July 23rd, 2011 : : Anne : : Tag Words: Stored Potential 2
Stored Potential 2 kicked off earlier this month with a whole new set of submissions spanning the gamut of ‘Transport(ation)’ – from fun and wacky to critical and informative – a likewise new jury had their work cut out for them. For 9-hours in the back gallery at the Bemis Center for Contemporary Arts, 4 jurors narrowed down submissions in a blind process to 16 short-listed entries with the most time spent talking about Trains. Trains of 2011 are the Corn of 2010, in every possible medium and representation. There is no doubt in our minds that Omaha is a solid train town. The surprise of the day was a lack of entries dealing with bicycles – only 1 or 2 total – despite Omaha’s recent bicycle advocacy surge. Regardless, the shortlisted entries lean towards a representation of ‘networks’, both real and abstract, man-made and natural, and in general are more complex than last years, and almost all shortlisted artists and designers are local.
Now the challenging work begins of doing 1:1 mock ups of the shortlist to determine which ones will print best at this scale. This past week saw the first, and most challenging, mock-up with success and next week will see more. It has been exciting to start meeting a new group of artists – our favorite part of this process. Last years artists have turned into some of our closest friends and colleagues. Once the mock up process is further along, we will begin blogging about each final image, idea, and artist. Meanwhile, thank you Omaha for your participation in this project. We look forward to a new fall face on the grain elevator.
June 28th, 2011 : : Anne : : Tag Words: Stored Potential 2
Ten days ago, 40+ community and arts supporters filled a board room on the 7th floor of Omaha City Hall to voice opinion through physical presence. Ten minutes later, the Zoning Board of Appeals voted 5-0 in favor of expanding the grain elevator banners on the topic of Transport(ation). The room erupted in applause, and the previous months meeting that left the project in a lurch, was reversed. It was an occasion and moment perhaps less about grain elevator banners, and more about shifting things slightly enough to represent the type of projects, and therefore city, we desire. Thank you to those who worked behind the scenes to compose letters of support, those who took a break in their workday to be present at the meeting, and to those who sat at the table with us in favor and support of continuing, and completing, the project.
Ten days from now, the call for submissions for Stored Potential 2 comes to a close. Both submissions and questions have been trickling in, and the jury is composed and ready to represent big ideas in graphic, spatial, and city design. We look forward to receiving and considering all of your visions and ideas for the most crucial and timely topic at hand. Good luck!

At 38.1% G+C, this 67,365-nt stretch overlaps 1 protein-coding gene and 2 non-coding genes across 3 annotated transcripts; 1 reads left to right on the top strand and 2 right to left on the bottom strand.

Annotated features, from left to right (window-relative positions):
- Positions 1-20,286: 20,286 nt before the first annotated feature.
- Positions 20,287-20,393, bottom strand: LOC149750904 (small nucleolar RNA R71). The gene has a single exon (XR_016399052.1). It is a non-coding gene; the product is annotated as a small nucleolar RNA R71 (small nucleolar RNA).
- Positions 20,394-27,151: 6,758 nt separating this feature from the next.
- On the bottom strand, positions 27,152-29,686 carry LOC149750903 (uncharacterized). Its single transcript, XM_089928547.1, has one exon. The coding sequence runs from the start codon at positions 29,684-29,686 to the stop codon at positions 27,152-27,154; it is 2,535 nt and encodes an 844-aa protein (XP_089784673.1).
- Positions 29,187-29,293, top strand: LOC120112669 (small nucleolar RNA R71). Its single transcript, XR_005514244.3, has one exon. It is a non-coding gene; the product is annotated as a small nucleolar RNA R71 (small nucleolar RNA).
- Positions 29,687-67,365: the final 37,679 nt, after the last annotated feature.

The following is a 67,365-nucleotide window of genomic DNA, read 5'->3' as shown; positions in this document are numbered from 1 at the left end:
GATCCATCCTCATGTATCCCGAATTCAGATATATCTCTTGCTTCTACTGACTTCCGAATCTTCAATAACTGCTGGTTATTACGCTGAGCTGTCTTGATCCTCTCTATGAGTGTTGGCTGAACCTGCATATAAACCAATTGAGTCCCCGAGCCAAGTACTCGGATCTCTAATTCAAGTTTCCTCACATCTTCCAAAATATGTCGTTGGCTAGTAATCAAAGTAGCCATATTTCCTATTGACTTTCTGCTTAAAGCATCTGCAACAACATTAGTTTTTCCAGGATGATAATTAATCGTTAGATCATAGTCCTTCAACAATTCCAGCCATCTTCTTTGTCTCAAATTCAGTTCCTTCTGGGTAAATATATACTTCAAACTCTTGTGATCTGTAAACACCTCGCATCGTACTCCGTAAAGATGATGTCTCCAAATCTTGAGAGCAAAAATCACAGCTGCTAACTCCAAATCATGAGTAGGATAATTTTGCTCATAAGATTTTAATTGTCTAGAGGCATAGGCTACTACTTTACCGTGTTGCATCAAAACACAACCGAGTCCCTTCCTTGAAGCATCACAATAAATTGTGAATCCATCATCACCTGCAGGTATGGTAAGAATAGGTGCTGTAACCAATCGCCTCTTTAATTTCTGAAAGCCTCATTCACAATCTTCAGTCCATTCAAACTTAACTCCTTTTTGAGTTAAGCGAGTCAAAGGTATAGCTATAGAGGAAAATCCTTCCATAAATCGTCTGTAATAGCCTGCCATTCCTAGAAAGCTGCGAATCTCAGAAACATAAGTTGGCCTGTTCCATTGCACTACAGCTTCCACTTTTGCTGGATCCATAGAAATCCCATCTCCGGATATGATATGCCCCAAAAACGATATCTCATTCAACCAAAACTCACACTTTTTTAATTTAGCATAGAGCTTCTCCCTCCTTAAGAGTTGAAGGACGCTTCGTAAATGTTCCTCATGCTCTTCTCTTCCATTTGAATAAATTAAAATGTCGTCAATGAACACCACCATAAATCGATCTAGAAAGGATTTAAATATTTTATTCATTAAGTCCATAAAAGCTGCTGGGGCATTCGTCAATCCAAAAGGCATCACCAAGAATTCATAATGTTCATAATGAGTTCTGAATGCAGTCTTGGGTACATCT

June 5th, 2011 : : Anne : : Tag Words: Stored Potential 2
Photo by Bryce Bridges Photography
It has been 8 months since our last post, just a few days after the epic dinner in October. Sometimes a climax needs to be honored, and allowing that post to remain at the top was the honorable thing to do. Hopefully that event has solidified in minds, and everyone involved are now rested and recovered. Several of the chefs have escalated their restaurants to new heights, farmers have taken on more land, new organizational relationships have formed. And now we dream of what’s next.
Meanwhile, the banners remain a topic of conversation. Will they stay? Will they go? How long will they last? What do they really mean? How do we change ordinances so more projects like this can happen in our city? Can more banners be added to finish the whole west side?
Yes, they will stay. We have heard you, and very much appreciate the support the community has shown. Some neighbors had concern with the lighting and increased foot traffic. We have addressed these and will continue to monitor.
The current banners will stay for the life of the material, as determined by the Zoning Board of Appeals earlier this year. Because this project is unprecedented, and the images are not actually ‘signage’ but art, figuring out how to manage them within the public process has been a new challenge for everyone.
The banners do have meaning beyond their beautification and it has been fun to hear people discover and discuss them. The intent of this project is to see everyday parts of our city anew with possibility and to initiate conversation.
Yes, we are going to add 12 more to finish the whole west side, thanks to support from the Omaha Venture Group. The current banners will be moved to the northernmost silos, and the new images on the topic of Transport(ation) will be installed where the current ones are. This also provides opportunity to UV coat the current panels for a longer lifespan.
We did hit a snag with the Zoning Board of Appeals a couple weeks ago in acquiring approval to add these new banners. We will go before them again on June 16 for a final vote and are meanwhile launching the competition as planned. We are gathering letters of support from public entities and agencies, and would like to invite the community to that meeting to show support not only for this project, but as a voice for a creative and innovative city.
June 16, Zoning Board of Appeals Monthly Meeting
1819 Farnam Street (City Hall), Room 702
Noon: Soup Revolution will be serving lunch near City Hall Plaza, let’s eat together!
1:00 Meeting begins
Meanwhile, download the Call for Entries, and start working on your submission……………